Volume 2, Issue 2, February 28, 2011
National and International Support
The Convention on the Prohibition of the Use, Stockpiling, Production and Transfer of Anti-Personnel Mines and on Their Destruction, typically referred to as the "Ottawa Convention" or "Mine Ban Treaty," seeks to end the use of victim-activated anti-personnel landmines (APLs) worldwide. Opened for signature on December 3, 1997, today 156 countries are states-parties to Mine Ban Treaty, including all NATO members except the United States (Poland has signed and intends to ratify the treaty in 2012). The use of treaty-banned landmines has essentially ceased in all Western hemisphere countries with the exception of Cuba and the United States.
Last year, the Obama administration received significant support in for a decision to accede to the treaty, should it choose to do so. In May, a bipartisan group of 68 U.S. Senators wrote a joint letter stating:
"We are confident that through a thorough, deliberative review the Administration can identify any obstacles to joining the Convention and develop a plan to overcome them as soon as possible."
In November, a group of 16 Nobel Peace Prize Laureates called upon their fellow Nobel Laureate, Barack Obama, to bring the United States into the treaty regime. They said:
"We understand that policy deliberations can be complicated, particularly on military matters and arms control. Yet in this instance we believe that there is a clear case to be made for the moral and humanitarian imperative for the US to relinquish antipersonnel mines and join the Mine Ban Treaty - especially since it has closely followed the core obligations of the Mine Ban Treaty for many years now."
Also in 2010, leaders of 65 U.S. national nongovernmental organizations (NGOs) and a large number of former senior military leaders wrote separate letters to President Obama encouraged him to join the treaty. In their letter to the President, NGO leaders wrote:
"The last steps to joining the treaty are now achievable, and vitally important to United States efforts to protect civilians during and after armed conflict, strengthen international norms, and isolate irresponsible regimes."
The United States is not known to have used antipersonnel landmines since 1991, has not exported them since 1992, and has not produced them since 1997. Despite significant military engagements in Kosovo, Iraq and Afghanistan, the U.S. military has found other solutions than to use the weapons banned by the Mine Ban Treaty.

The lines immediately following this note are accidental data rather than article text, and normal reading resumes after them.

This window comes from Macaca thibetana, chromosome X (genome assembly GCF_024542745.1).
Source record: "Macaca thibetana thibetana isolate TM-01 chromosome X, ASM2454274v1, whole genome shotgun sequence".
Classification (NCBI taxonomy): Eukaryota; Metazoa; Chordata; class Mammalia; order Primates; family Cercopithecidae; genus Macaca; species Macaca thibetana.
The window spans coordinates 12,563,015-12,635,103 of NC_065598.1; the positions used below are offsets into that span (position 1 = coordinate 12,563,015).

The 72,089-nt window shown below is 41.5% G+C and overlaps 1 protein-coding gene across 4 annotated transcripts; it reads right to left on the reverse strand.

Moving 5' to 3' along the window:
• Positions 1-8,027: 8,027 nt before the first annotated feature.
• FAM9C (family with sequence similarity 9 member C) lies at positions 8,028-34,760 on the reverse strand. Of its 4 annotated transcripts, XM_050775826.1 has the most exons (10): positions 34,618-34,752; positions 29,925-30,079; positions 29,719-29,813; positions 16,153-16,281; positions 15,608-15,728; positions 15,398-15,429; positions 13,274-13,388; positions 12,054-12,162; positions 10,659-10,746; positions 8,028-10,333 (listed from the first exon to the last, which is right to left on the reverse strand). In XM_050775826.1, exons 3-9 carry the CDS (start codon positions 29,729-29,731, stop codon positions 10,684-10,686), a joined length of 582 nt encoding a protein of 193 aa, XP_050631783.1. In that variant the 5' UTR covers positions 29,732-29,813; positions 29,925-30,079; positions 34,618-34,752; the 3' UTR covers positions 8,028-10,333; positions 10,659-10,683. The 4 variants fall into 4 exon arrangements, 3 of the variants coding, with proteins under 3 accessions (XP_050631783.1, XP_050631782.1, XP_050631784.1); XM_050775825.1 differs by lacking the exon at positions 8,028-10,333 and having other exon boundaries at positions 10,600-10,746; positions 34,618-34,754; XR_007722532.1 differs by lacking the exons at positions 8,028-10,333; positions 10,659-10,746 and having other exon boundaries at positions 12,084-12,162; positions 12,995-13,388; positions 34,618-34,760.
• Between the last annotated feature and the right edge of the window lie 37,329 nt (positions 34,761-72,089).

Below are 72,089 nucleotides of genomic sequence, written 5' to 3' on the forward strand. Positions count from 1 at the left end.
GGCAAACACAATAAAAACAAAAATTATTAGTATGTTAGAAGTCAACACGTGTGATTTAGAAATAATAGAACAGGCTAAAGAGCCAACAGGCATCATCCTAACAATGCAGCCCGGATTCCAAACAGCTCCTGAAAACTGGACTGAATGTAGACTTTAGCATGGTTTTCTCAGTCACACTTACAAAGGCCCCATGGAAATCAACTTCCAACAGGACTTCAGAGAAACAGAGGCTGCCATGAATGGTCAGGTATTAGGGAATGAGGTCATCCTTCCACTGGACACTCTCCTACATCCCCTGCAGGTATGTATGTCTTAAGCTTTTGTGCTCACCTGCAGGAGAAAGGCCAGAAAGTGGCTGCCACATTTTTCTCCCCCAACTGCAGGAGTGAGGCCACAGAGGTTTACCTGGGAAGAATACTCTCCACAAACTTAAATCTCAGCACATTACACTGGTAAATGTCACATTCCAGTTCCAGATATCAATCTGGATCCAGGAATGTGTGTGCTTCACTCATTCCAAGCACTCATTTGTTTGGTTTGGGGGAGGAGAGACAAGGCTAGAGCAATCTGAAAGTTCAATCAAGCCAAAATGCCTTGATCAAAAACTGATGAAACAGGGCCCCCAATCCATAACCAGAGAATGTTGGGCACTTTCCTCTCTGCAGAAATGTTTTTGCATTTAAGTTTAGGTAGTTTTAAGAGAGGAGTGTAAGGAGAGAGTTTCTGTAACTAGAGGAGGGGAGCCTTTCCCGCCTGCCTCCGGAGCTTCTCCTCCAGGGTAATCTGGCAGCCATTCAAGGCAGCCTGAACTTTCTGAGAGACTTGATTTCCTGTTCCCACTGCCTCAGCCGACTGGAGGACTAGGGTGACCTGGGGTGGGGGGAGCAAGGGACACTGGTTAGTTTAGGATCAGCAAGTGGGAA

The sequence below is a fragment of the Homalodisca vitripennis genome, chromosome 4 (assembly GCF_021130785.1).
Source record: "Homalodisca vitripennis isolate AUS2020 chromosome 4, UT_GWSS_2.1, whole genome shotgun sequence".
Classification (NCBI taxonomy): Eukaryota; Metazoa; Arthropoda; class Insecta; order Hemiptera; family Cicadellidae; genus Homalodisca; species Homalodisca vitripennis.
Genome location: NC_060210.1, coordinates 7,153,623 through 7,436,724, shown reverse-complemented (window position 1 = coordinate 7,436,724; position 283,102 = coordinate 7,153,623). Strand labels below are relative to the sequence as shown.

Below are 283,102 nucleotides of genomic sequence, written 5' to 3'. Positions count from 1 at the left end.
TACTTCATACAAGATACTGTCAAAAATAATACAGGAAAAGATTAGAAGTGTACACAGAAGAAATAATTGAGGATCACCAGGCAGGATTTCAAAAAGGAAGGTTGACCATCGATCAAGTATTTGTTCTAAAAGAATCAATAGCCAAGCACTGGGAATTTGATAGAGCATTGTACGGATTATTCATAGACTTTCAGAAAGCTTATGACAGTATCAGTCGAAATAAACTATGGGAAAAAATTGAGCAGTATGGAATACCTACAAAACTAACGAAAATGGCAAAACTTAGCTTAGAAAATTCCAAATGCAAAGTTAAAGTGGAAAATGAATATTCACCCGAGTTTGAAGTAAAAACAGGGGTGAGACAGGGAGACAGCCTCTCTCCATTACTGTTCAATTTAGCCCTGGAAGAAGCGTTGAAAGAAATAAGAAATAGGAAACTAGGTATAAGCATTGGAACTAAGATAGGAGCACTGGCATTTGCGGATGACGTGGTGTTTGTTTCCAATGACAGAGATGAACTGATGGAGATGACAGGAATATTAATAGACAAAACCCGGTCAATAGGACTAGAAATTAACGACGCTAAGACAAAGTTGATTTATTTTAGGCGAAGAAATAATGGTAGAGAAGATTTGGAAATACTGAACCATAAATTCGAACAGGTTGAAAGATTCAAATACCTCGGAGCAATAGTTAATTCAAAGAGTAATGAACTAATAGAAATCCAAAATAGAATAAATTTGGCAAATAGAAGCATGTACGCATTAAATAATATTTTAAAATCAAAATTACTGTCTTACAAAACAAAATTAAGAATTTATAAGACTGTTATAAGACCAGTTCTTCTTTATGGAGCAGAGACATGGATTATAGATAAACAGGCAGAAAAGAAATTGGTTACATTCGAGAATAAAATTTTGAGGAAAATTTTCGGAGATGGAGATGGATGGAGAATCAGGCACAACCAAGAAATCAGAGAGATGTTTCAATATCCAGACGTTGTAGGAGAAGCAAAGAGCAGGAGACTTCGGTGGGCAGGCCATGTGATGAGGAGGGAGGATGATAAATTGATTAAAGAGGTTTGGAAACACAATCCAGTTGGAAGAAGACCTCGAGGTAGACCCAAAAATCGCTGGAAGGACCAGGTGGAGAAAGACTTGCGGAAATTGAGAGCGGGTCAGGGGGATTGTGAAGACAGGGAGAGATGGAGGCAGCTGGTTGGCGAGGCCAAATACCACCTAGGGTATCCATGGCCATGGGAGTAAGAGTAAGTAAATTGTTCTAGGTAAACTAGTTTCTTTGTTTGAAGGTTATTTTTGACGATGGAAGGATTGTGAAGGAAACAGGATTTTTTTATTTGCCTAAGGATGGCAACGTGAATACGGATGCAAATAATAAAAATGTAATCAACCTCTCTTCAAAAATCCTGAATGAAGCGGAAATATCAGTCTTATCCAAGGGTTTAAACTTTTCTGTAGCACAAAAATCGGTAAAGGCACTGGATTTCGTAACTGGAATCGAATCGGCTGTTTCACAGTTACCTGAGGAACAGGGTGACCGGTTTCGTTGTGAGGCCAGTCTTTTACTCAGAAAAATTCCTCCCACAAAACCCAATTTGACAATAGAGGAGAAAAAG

President Bill Clinton sought to put the United States on a path to accede to the treaty by 2006. In 2004, the Bush administration announced that Washington would not join the treaty and set 2010 as the final year in which the United States would permit use of persistent landmines. Now, in 2011, that policy is in effect and the United States no longer plans to use so-called "dumb" landmines, even on the Korean peninsula.
Current U.S. policy does, however, allow for the use of so-called "smart" landmines, those equipped with self-destruct or self-deactivation mechanisms. Such landmines are barred under the treaty because they remain victim-activated and many have questioned the reliability of their safety features. The desire to retain the ability to use such landmines remains the primary difference between U.S. policy and Mine Ban Treaty requirements.
In November 2009, Obama administration officials made clear that they were conducting a comprehensive review of U.S. landmines policy and later that year officially attended as observers a Mine Ban Treaty annual states-parties meetings for the first time. Officials again attended the state-parties meeting in 2010.
The Mine Ban Treaty does not prohibit command-detonated, or so called "man in the loop" mines, which are not victim-activated. Such landmines exist and are in the U.S. stockpile.
Although potential future conflict in Korea has been cited as a reason to retain mines, such logic is outdated. Mines currently in place in South Korea are not under U.S. ownership and pose no barrier to U.S. accession to the treaty. If the United States were to accede to the treaty, it would be barred from emplacing new landmines and cooperating with any South Korean use of treaty-banned weapons, but otherwise would be able to maintain its military relationship with Seoul.
It is difficult to imagine how U.S. accession to the treaty would negatively impact defense activities in any realistic conflict scenario on the peninsula. U.S. and South Korea capabilities other than landmines are much more critical, especially given that Seoul's short-warning vulnerability would be to missiles or naval-based activities against which landmines serve no purpose.-JEFF ABRAMSON
Additional Resources on the Mine Ban Treaty:
"Mine Ban Treaty by the Numbers" Arms Control Association Issue Brief, Volume 1, Number 37, November 23, 2010.
"Momentum Building for U.S. Accession to the Mine Ban Treaty" Arms Control Association Issue Brief, Volume 1, Number 6, May 25, 2010.
Arms Control Association landmine resources page.